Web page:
Well, there’s part of me that kind of went what the, you know, what took you so long? And then there was part of me that was like, he finally did it. Okay. What I really want out of this at this point is a relationship with my siblings. You know, that’s the most important thing. He isn’t going to be around forever, but my siblings are going to be around for a long time. And I, I want to have a chance at that.

Damon (40:20):

Paige said that while he was alive, she experienced some really cool milestones with her birth father. For example, when her own daughter got married, her birth father attended the wedding. She said it was a huge affair because the bride side of the guest list had expanded exponentially. After Paige found her biological family, she said her adoptive mother even met her birth father sharing Thanksgiving and Christmas together as a family Paige shares a final thought about sharing her reunification experience with her own children.

Paige (40:53):

Actually, my girls got to go through that reunion with me, which was pretty cool for them. They got to experience as a non, it was the best way to teach a non adoptive person what it’s like. But my kids, I had raised them talking about this stuff in the story we had total family honesty, you know, age appropriate from the get go. Just the way I always knew I was adopted from the get go. What if there’s one? What if they’re the one that picks up the phone someday?

Damon (41:22):

Yeah, that’s right. Thank you.

Paige (41:24):

Yeah. You know, I gotta have them ready.

Damon (41:26):

That’s great. It sounds like things are going really well or at least, you know, they were, I’m sorry that your, that your biological parents have passed away, but it sounds like you really got a lot of really good answers and some connections to some siblings,

Paige (41:39):

We’ve gotten, so much mileage and so much good out of it that, yeah. And it’s all, you know, it’s all worked out and again, like he and I never sat down and had a touchy feely conversation.

Damon (41:51):

Yeah. But you got the, um, you got the opportunity to make a connection and you, and you got some answers and you know, a lot of people don’t even get that, so.

Paige (41:59):

Right. Right. And I just knew don’t push certain buttons. It’s not worth it. There’s no point in making a 78 year old guy embarrassed about something from 1961. That’s right. Yeah. It’s just, I know some people would do it. They would go after him. How could you leave her, my mother that way, blah, blah, blah. Yeah. He married the right person for him. You know,

Damon (42:24):

thank you so much. This has been really fascinating to hear your journey. You’ve been through a lot. I was. So that was a really interesting to hear that part where you said that you have basically had, you know, almost a premonition of feeling about your mom’s death.

Paige (42:38):

Yeah. I’m really glad. Well, you know, they say there’s that connection, that, that biological connection, um, is there, you know, even if you can separate the parent and the child, but there’s still that intuitive connection that, that doesn’t go away.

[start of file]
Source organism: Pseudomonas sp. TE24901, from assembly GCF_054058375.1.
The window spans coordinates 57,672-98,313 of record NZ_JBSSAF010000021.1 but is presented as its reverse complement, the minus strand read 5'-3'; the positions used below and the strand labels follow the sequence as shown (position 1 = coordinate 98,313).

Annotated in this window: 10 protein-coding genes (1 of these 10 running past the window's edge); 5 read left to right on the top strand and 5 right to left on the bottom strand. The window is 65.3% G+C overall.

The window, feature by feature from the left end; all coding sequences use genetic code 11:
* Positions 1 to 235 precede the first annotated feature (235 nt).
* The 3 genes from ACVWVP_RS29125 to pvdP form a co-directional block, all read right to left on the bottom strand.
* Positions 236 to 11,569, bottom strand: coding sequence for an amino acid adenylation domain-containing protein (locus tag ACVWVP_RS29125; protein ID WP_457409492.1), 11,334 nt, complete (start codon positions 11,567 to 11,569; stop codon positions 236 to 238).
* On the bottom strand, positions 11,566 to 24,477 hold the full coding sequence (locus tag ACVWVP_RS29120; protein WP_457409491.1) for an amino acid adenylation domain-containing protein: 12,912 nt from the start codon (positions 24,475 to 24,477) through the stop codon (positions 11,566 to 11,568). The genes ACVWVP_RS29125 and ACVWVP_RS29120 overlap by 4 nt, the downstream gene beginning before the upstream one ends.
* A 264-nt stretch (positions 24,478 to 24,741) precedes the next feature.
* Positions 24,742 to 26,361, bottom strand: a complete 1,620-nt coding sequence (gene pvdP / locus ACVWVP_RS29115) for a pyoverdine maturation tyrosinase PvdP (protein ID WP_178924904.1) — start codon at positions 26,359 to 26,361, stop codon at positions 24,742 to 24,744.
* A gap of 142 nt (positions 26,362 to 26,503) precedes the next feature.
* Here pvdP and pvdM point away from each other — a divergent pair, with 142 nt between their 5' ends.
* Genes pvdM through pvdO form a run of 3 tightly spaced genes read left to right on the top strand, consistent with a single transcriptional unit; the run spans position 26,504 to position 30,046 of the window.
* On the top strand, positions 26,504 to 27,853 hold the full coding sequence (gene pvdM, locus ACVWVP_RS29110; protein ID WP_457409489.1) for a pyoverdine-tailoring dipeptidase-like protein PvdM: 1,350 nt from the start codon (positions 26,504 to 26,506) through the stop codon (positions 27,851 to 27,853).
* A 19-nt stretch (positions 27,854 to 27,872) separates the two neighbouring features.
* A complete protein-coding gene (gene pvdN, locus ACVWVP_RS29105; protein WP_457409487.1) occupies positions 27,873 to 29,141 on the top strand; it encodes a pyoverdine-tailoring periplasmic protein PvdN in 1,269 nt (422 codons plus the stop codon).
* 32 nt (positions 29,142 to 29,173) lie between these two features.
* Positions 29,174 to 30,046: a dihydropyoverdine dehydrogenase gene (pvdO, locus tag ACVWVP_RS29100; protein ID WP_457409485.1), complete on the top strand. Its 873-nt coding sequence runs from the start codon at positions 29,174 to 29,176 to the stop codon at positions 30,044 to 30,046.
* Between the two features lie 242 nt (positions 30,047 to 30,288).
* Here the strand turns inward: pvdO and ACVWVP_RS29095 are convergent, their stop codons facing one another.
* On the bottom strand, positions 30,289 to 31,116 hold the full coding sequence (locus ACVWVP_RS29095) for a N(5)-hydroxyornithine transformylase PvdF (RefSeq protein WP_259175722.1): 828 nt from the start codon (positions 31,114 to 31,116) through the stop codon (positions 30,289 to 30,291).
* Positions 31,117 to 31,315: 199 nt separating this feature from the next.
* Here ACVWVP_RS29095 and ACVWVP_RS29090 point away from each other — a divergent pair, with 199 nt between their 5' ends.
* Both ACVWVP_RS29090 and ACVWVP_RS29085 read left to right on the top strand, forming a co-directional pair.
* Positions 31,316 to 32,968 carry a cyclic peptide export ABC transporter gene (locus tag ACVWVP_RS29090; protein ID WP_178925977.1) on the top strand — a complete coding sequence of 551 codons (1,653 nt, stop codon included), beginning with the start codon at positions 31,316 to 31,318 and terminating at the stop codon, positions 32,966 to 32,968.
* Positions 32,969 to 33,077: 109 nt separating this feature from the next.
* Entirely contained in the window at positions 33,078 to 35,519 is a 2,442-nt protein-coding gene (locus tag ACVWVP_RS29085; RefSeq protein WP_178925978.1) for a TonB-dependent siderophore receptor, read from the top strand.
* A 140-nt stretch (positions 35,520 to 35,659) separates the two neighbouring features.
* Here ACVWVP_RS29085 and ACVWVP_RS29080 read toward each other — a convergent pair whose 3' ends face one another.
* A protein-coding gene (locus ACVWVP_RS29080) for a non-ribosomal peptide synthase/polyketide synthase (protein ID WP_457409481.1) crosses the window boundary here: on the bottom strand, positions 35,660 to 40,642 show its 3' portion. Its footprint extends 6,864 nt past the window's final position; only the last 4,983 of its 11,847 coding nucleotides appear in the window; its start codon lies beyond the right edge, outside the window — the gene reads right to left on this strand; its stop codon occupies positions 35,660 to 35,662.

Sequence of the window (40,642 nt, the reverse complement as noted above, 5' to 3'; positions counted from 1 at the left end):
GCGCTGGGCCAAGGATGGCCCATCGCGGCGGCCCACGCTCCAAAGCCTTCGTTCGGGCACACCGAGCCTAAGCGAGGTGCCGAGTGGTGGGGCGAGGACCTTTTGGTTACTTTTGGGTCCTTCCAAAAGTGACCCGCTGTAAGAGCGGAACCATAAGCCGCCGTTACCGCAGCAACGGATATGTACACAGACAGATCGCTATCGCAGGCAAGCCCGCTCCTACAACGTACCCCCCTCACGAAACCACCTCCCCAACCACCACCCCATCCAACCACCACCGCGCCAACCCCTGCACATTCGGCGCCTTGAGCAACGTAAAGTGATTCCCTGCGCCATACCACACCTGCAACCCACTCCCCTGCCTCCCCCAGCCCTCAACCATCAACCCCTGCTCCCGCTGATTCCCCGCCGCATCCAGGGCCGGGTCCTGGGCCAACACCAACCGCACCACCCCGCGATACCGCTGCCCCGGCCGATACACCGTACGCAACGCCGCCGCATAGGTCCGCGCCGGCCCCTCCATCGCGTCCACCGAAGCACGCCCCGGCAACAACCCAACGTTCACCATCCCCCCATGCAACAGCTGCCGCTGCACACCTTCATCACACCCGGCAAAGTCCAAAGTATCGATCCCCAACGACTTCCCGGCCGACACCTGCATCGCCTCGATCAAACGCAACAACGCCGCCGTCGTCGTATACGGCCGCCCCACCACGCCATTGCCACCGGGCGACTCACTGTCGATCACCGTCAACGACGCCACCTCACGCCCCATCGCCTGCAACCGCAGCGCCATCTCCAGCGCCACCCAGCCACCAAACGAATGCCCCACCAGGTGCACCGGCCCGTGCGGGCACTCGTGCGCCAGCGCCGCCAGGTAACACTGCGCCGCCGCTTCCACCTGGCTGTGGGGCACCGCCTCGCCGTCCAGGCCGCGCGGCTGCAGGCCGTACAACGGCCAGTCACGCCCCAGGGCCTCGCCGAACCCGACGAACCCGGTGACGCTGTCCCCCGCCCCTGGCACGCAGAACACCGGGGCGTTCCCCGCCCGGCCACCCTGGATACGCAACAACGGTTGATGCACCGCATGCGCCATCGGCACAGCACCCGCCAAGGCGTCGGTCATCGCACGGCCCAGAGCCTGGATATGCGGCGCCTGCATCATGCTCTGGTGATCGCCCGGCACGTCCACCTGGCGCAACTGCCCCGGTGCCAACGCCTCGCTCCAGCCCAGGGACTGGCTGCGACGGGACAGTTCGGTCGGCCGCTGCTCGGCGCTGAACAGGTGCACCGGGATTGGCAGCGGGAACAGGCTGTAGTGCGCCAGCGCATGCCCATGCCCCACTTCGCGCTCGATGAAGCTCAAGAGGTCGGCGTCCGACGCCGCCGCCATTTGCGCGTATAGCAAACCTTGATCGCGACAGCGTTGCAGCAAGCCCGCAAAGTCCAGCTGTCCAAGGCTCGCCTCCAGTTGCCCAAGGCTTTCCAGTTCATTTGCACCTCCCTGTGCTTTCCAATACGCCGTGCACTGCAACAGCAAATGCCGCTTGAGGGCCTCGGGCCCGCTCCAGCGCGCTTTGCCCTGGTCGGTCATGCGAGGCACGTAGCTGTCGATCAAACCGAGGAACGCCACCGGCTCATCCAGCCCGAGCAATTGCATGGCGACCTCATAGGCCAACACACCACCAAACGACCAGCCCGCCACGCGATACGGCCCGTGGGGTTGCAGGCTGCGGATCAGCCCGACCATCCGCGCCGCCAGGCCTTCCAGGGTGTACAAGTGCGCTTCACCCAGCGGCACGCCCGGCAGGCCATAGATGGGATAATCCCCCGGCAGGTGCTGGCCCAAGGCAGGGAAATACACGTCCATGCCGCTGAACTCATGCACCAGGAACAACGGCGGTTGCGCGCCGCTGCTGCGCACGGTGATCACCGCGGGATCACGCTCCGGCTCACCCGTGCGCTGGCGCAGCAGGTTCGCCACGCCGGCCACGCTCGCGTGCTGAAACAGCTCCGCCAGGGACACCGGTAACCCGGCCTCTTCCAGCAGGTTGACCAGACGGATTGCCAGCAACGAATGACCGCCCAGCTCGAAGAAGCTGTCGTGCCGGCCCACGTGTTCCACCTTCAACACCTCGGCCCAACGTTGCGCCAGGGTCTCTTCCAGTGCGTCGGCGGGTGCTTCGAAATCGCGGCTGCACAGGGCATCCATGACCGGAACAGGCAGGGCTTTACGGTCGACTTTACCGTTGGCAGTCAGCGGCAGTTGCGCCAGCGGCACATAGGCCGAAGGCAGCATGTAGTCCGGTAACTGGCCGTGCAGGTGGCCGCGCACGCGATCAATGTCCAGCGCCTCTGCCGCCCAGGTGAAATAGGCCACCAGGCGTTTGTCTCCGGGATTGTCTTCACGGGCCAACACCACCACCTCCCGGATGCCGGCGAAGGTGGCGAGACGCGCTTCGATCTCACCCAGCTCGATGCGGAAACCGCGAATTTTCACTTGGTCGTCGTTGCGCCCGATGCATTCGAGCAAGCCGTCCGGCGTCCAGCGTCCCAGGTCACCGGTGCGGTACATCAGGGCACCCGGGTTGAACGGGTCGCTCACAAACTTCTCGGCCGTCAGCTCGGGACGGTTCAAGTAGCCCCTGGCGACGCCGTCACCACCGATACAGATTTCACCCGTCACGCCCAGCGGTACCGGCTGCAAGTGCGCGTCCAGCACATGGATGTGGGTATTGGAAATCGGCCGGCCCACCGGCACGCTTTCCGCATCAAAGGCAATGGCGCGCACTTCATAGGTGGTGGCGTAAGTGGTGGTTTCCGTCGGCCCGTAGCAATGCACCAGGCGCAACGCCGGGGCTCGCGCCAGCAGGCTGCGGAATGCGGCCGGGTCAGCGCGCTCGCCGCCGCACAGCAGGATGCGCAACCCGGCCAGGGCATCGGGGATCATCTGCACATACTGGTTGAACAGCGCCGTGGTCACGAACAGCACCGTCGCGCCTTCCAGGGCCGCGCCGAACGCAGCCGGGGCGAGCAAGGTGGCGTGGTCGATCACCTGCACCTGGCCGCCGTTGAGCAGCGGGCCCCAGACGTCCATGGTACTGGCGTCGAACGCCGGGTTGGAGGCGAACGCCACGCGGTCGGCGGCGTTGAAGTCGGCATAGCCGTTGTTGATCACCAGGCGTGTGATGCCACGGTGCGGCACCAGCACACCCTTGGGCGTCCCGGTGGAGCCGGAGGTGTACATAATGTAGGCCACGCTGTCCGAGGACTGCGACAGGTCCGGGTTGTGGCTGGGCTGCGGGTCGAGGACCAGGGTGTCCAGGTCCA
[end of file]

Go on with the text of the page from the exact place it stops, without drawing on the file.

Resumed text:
Damon (42:54):

I’m glad you were able to connect with your biological father and congratulations on your relationship with your siblings. That’s really cool.

Paige (43:00):

Yeah. Yeah. Yeah. Thanks for sharing. Alright, thanks so much. Take care. Bye bye. Bye.

Damon (43:13):

Hey, it’s me. Can you imagine the love Paige had to see that her local television show was going to be featuring adoptees after years of unawareness that she could search for her birth family and what an incredible vision she experienced in college when it hit her, that her adopted grandmother and her biological mother were together in death. I’m always amazed at the stories of adoption reunification that unfold before the explosion of the internet age. Partially because I know myself well enough to know that I probably would have let my own search language if it was dependent on me being the researcher, but Paige was diligent and finally found her birth father living right in the same town with her. They lost a lot of time during that 15 year break in communications, but I can relate to how she felt, not wanting to reach out for fear of creating trouble in his home after she had been a secret for so long.

Damon (44:06):

I’m glad they reconnected, shared family milestones. And she now has a relationship with her siblings. I’m Damon Davis. And I hope you’ll find something in Paige’s journey that inspires you, validates your feelings about wanting to search or motivates you to have this strength along your journey to learn who am I really, if you would like to share your story of locating and connecting to your biological family visit, who am I really podcast.com/share? You can also find the show at facebook.com/waireally, or follow me on Twitter at waireally. And please, if you like the show, take a moment to rate who am I really on iTunes, Google play, or wherever you get your podcasts or leave a comment for me@whoamireallypodcast.com. Those ratings can help others find the podcast.